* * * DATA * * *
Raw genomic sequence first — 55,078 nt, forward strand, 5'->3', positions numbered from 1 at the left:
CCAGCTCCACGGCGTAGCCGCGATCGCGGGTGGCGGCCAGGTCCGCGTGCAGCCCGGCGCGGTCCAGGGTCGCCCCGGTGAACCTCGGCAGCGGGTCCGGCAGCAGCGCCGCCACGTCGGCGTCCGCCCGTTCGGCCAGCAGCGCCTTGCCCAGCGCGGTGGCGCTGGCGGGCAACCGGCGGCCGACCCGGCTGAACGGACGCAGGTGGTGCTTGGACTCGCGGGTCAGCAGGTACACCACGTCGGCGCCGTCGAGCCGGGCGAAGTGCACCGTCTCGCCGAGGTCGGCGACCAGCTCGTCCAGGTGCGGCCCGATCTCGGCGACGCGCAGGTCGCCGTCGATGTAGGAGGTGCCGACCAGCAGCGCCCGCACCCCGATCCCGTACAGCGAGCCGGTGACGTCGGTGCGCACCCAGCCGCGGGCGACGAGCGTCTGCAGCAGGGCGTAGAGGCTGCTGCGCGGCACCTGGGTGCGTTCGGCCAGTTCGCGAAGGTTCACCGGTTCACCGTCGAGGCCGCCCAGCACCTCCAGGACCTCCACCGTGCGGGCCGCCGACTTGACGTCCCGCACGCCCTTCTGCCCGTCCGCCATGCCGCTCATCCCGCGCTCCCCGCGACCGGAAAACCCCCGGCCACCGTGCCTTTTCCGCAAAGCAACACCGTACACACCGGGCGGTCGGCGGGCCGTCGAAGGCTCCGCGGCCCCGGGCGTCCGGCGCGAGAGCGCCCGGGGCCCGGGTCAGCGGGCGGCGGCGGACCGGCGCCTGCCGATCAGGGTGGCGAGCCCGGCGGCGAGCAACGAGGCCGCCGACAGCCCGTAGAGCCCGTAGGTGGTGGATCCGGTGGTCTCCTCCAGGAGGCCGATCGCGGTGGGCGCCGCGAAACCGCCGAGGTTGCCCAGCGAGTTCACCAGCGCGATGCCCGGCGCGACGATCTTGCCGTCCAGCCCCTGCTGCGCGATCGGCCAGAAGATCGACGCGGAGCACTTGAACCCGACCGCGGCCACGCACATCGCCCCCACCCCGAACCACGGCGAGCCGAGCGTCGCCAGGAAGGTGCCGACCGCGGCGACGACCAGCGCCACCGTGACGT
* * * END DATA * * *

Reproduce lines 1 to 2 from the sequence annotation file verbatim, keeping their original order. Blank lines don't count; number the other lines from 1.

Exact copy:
Raw genomic sequence first — 55,078 nt, forward strand, 5'->3', positions numbered from 1 at the left:
CCAGCTCCACGGCGTAGCCGCGATCGCGGGTGGCGGCCAGGTCCGCGTGCAGCCCGGCGCGGTCCAGGGTCGCCCCGGTGAACCTCGGCAGCGGGTCCGGCAGCAGCGCCGCCACGTCGGCGTCCGCCCGTTCGGCCAGCAGCGCCTTGCCCAGCGCGGTGGCGCTGGCGGGCAACCGGCGGCCGACCCGGCTGAACGGACGCAGGTGGTGCTTGGACTCGCGGGTCAGCAGGTACACCACGTCGGCGCCGTCGAGCCGGGCGAAGTGCACCGTCTCGCCGAGGTCGGCGACCAGCTCGTCCAGGTGCGGCCCGATCTCGGCGACGCGCAGGTCGCCGTCGATGTAGGAGGTGCCGACCAGCAGCGCCCGCACCCCGATCCCGTACAGCGAGCCGGTGACGTCGGTGCGCACCCAGCCGCGGGCGACGAGCGTCTGCAGCAGGGCGTAGAGGCTGCTGCGCGGCACCTGGGTGCGTTCGGCCAGTTCGCGAAGGTTCACCGGTTCACCGTCGAGGCCGCCCAGCACCTCCAGGACCTCCACCGTGCGGGCCGCCGACTTGACGTCCCGCACGCCCTTCTGCCCGTCCGCCATGCCGCTCATCCCGCGCTCCCCGCGACCGGAAAACCCCCGGCCACCGTGCCTTTTCCGCAAAGCAACACCGTACACACCGGGCGGTCGGCGGGCCGTCGAAGGCTCCGCGGCCCCGGGCGTCCGGCGCGAGAGCGCCCGGGGCCCGGGTCAGCGGGCGGCGGCGGACCGGCGCCTGCCGATCAGGGTGGCGAGCCCGGCGGCGAGCAACGAGGCCGCCGACAGCCCGTAGAGCCCGTAGGTGGTGGATCCGGTGGTCTCCTCCAGGAGGCCGATCGCGGTGGGCGCCGCGAAACCGCCGAGGTTGCCCAGCGAGTTCACCAGCGCGATGCCCGGCGCGACGATCTTGCCGTCCAGCCCCTGCTGCGCGATCGGCCAGAAGATCGACGCGGAGCACTTGAACCCGACCGCGGCCACGCACATCGCCCCCACCCCGAACCACGGCGAGCCGAGCGTCGCCAGGAAGGTGCCGACCGCGGCGACGACCAGCGCCACCGTGACGT